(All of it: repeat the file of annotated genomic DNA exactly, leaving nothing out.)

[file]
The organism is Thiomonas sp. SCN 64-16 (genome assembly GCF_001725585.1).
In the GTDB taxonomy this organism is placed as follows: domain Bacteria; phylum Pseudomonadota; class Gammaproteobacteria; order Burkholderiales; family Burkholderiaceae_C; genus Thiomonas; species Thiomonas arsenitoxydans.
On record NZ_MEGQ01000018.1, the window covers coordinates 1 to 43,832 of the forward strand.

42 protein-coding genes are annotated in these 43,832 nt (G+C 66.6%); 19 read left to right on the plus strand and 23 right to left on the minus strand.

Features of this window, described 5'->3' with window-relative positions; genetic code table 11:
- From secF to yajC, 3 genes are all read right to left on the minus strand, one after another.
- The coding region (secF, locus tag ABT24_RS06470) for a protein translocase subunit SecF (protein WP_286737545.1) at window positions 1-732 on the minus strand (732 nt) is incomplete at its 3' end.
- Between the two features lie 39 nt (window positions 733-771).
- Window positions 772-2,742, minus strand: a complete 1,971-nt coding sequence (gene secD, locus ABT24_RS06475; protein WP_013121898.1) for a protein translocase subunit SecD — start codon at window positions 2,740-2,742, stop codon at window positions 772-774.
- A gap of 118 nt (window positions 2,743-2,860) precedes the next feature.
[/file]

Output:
The organism is Thiomonas sp. SCN 64-16 (genome assembly GCF_001725585.1).
In the GTDB taxonomy this organism is placed as follows: domain Bacteria; phylum Pseudomonadota; class Gammaproteobacteria; order Burkholderiales; family Burkholderiaceae_C; genus Thiomonas; species Thiomonas arsenitoxydans.
On record NZ_MEGQ01000018.1, the window covers coordinates 1 to 43,832 of the forward strand.

42 protein-coding genes are annotated in these 43,832 nt (G+C 66.6%); 19 read left to right on the plus strand and 23 right to left on the minus strand.

Features of this window, described 5'->3' with window-relative positions; genetic code table 11:
- From secF to yajC, 3 genes are all read right to left on the minus strand, one after another.
- The coding region (secF, locus tag ABT24_RS06470) for a protein translocase subunit SecF (protein WP_286737545.1) at window positions 1-732 on the minus strand (732 nt) is incomplete at its 3' end.
- Between the two features lie 39 nt (window positions 733-771).
- Window positions 772-2,742, minus strand: a complete 1,971-nt coding sequence (gene secD, locus ABT24_RS06475; protein WP_013121898.1) for a protein translocase subunit SecD — start codon at window positions 2,740-2,742, stop codon at window positions 772-774.
- A gap of 118 nt (window positions 2,743-2,860) precedes the next feature.